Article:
Generally speaking, games between eight and nine-seeds tend to be close. This would not be the case in Thursday’s South Region matchup between No. 8 seed Colorado and No. 9 seed Pittsburgh, with the Panthers controlling the action from start to finish in the 77-48 victory.
Jamie Dixon’s Panthers (26-9) scored the first 13 points of the game and led 21-5 with 10:59 remaining in the first half, effectively removing any drama from the proceedings in Orlando. The margin of victory is the largest in Pittsburgh’s NCAA tournament history, and it’s also the largest margin in an 8/9 game since Michigan beat Tennessee 75-42 in 2011.
Pitt grabbed control with its play on the defensive end, most notably their big-on-big doubles of Colorado’s Josh Scott. Scott tends to struggle passing out of double-teams and the Panthers took advantage of this, forcing him well out of the post. And Colorado didn’t cut as sharply as needed to make a team pay for such decisions, leaving Scott without the passing options needed to beat the doubles.
Pitt has now won six of its last eight games, making strides on both ends of the floor. Against Colorado, Pitt shot 50.8% from the field and assisted on 18 of their 30 made field goals. Talib Zanna scored 18 points to lead a balanced scoring effort, with guard James Robinson dishing out eight assists. And in Zanna, the Panthers have a front court player capable of giving Florida’s big men a tough time inside should the Gators take care of Albany.
Colorado shot just 35.7% from the field, with guard Askia Booker making just two of his nine shots from the field. Colorado ends its season with a record of 23-12.
Arizona commit Terrance Ferguson has been known as one of the best dunkers in the country for the last few years. So you knew the 6-foot-6 wing was going to attempt the latest internet dunk craze that’s been going around.
Some call it the, “5-point play” in which the dunker makes a 3-pointer and immediately sprints following the shot release to catch the make for an under-the-legs dunk.
It’s as tough as it sounds and Ferguson makes it look easy.
Bol Bol is the son of former NBA center Manute Bol, and the younger Bol is earning quite a bit of attention himself as a five-star prospect in the Class of 2018.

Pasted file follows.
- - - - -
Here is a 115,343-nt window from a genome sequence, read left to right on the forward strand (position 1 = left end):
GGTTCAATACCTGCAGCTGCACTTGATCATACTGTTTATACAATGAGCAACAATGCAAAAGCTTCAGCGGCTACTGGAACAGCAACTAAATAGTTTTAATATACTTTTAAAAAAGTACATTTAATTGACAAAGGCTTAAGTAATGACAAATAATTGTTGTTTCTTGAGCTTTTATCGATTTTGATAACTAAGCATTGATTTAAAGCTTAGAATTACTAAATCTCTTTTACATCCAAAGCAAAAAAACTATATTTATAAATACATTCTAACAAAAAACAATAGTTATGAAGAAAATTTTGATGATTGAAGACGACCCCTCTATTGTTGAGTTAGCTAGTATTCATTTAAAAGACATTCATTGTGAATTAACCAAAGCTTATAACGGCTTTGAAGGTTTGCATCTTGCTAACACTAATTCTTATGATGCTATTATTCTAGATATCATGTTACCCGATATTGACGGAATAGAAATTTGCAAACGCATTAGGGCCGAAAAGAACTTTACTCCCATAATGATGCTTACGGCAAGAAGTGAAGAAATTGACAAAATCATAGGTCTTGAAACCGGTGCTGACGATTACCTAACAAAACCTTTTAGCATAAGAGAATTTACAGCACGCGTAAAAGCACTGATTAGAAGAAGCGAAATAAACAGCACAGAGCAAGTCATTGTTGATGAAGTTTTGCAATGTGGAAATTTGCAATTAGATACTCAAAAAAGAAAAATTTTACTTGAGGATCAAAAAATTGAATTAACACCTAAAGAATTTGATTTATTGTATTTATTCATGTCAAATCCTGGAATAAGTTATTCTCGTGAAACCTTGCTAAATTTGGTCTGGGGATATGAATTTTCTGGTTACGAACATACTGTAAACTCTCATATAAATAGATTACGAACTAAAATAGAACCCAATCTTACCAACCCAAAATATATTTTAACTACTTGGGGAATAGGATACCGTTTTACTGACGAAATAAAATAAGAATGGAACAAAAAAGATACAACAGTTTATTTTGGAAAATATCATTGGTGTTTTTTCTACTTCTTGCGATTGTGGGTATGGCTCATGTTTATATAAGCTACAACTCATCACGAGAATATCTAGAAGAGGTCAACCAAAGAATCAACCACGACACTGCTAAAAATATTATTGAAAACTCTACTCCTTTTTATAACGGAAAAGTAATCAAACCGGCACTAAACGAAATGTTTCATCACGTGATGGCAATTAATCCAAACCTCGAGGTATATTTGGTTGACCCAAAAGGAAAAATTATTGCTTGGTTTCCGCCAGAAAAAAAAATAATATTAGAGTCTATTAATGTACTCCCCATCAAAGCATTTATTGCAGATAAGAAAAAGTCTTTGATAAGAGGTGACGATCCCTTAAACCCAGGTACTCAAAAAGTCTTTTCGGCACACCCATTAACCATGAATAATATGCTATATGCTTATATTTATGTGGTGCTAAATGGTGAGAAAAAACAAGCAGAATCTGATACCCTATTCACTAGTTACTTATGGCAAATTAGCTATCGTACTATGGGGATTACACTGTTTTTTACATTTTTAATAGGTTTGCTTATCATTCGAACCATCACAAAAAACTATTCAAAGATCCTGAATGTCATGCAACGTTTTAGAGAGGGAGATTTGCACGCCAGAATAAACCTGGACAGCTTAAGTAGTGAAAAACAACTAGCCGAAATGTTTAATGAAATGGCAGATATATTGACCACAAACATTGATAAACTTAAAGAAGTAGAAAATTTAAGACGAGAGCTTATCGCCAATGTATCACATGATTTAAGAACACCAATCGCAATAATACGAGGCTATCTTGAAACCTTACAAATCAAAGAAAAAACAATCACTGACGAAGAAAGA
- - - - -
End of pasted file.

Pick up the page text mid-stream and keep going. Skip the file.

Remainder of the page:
The 6-foot-11 Bol showed off some of his freakish coordination and athleticism on Friday night, by ripping a steal and taking it coast-to-coast for an under-the-legs dunk in the middle of a game at the Jayhawk Invitational.
Bol will be one of the players to watch this spring as he plays with KC Run GMC.
Iowa State guard Naz Mitrou-Long gets hardship waiver to play additional year
“Everything happens for a reason and although it hurt to not be able to play for a group of guys I loved last year, my body needed time to recover and that time off allowed me to feel the best I’ve felt since my freshman year,” Mitrou-Long said in the release. “I’m glad I’ll be able to play for the best fans in the country and represent the name on the front of my jersey, Iowa State, one more year. Words can’t describe this feeling. Cyclone Nation, be ready for a special year.”
The 6-foot-4 Long played in eight games last season for Iowa State as he averaged 12 points per game. He missed the rest of the season to deal with pain in his surgically repaired hips. Mitrou-Long has been a very effective three-point shooter during his career at Iowa State and he should be a nice option to have for next season if he’s healthy.
CIAA will stay in North Carolina despite state’s LGBT law
CHARLOTTE, N.C. (AP) The Central Intercollegiate Athletic Association says it won’t move its headquarters, its basketball tournament or other conference championships from North Carolina, despite the state’s controversial new LGBT law.
The CIAA said in a statement Thursday that it will instead partner with the NCAA to educate its members on lesbian, gay, bisexual and transgender issues as it does on other issues, like graduation rates and concussion management.
The Charlotte Observer reports that the CIAA, the oldest African-American sports conference in the U.S., has hosted its annual basketball tournament in Charlotte since 2006 and announced it was moving its headquarters to Charlotte from Virginia in 2015.
The CIAA said Thursday that it will continue to “monitor the issues,” as it has since House Bill 2 passed.
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